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It’s time to get rid of abusive and intolerant political leaders

Sunday June 16 2019

Kenya Constitution

The Constitution notes aptly that a State officer should behave in a manner that is consistent with the purpose and objectives of the law. PHOTO | YASUYOSHI CHIBA | AFP 

SCHEAFFER OKORE
By SCHEAFFER OKORE
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When political leaders use platforms to insult each other, the crowd often cheers in excitement, hurling additional insults.

This, they say, is “politics” — where leaders use derogatory words to demean each other.

Furthermore, the insulted opponent is never supposed to show disgust because politics is for the thick-skinned. It is the place where rules of civility and decorum don't apply and anything goes.

Unashamedly, we've watched politicians go at each other, using derogatory language casually.

Instead of shunning those fanning the behaviour, Kenyans encourage them. By electing such characters, voters have made it a requirement that anyone seeking to flex political muscle must demonstrate their verbal abusive power.

Respect within public dialogue is thus non-existent among politicians.

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INTEGRITY

There are numerous examples of political leaders using soiled vocabulary to address one another, not just in Kenya but even in the West.

Almost everywhere there's some sort of universally accepted principle that politics should not be for well-behaved, mature and respectful adults.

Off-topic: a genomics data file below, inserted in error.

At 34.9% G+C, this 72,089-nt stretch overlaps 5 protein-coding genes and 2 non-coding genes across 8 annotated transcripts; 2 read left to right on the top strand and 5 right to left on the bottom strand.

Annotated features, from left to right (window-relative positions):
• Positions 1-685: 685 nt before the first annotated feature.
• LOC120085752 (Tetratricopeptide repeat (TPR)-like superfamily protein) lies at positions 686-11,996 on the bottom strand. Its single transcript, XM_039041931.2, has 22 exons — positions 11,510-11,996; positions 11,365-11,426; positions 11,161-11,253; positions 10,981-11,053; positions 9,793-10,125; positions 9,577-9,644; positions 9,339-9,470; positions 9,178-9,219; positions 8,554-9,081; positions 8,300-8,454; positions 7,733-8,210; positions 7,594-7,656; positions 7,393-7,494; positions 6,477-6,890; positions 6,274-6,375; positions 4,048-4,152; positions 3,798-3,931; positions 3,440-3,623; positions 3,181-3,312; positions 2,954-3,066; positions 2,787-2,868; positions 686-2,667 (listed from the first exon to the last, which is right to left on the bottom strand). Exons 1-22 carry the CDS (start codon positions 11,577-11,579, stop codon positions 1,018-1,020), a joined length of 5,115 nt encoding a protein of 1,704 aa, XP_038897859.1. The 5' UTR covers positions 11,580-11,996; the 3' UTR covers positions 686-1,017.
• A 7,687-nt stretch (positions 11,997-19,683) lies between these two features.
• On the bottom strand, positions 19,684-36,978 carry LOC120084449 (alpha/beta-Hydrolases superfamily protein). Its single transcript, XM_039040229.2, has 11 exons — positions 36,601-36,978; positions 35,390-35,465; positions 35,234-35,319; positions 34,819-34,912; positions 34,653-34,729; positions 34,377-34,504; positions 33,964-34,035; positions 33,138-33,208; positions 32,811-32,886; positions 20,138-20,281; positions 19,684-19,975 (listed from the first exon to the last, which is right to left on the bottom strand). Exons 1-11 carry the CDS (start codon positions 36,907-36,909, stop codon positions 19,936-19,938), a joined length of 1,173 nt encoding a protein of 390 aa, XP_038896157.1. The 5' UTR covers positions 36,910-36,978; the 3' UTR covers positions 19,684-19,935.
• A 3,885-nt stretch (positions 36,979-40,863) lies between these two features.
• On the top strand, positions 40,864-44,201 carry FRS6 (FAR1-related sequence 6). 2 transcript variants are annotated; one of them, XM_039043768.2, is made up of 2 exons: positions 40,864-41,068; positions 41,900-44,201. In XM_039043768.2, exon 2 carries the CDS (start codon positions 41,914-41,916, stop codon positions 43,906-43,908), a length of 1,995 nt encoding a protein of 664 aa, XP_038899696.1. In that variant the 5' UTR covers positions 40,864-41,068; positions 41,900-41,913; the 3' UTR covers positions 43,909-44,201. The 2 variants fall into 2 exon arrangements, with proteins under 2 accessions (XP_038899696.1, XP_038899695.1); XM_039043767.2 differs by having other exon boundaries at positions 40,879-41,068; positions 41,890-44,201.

The question then is, when will we get tired of bad behaviour as a political culture? Why do we continue to give badly behaved people space to publicly embarrass themselves and more so, us?

The 2010 Constitution outlines the conduct of a State officer. It's therefore deeply disappointing that most leaders care less about their conduct and get away with being awful humans right before our eyes — yet we can't do anything about it because somehow bad behaviour excites most of the electorate.

CONSTITUTION

The Constitution notes aptly that a State officer should behave in a manner that is consistent with the purpose and objectives of the law, demonstrate respect for the people, bring honour and dignity to the nation and promote public confidence and integrity of an office.

The law has always been clear even on how leaders are expected to behave, but we accept mediocrity. We can't be letting terribly mannered leaders — elected or not — to keep ignoring civility.

At some point, decorum must be inculcated into the political culture. It is shameful that some in society think that derogatory language is the way of politics.

Public humiliation of political opponents is not a spectacle for comical consumption but evidence of a rotten society.

SELF-RESPECT

Politics should be about debating issues and when disagreements arise, they need to be handled without engaging in verbal conquest.

I refuse to accept that the only way that we can engage in political discourse is by displaying ghastly manners.

However, there is no doubt that many of the badly behaved people have held political positions for a long time and have in turn made this unacceptable behaviour seem okay.

Such leaders don't just get to these positions. We elect them. As a society, we need to examine the role we play in elevating uncultured individuals to power.

We must start demanding to be represented by leaders who respect themselves so that we the people they represent can equally feel respected.

The writer is a policy analyst; [email protected]

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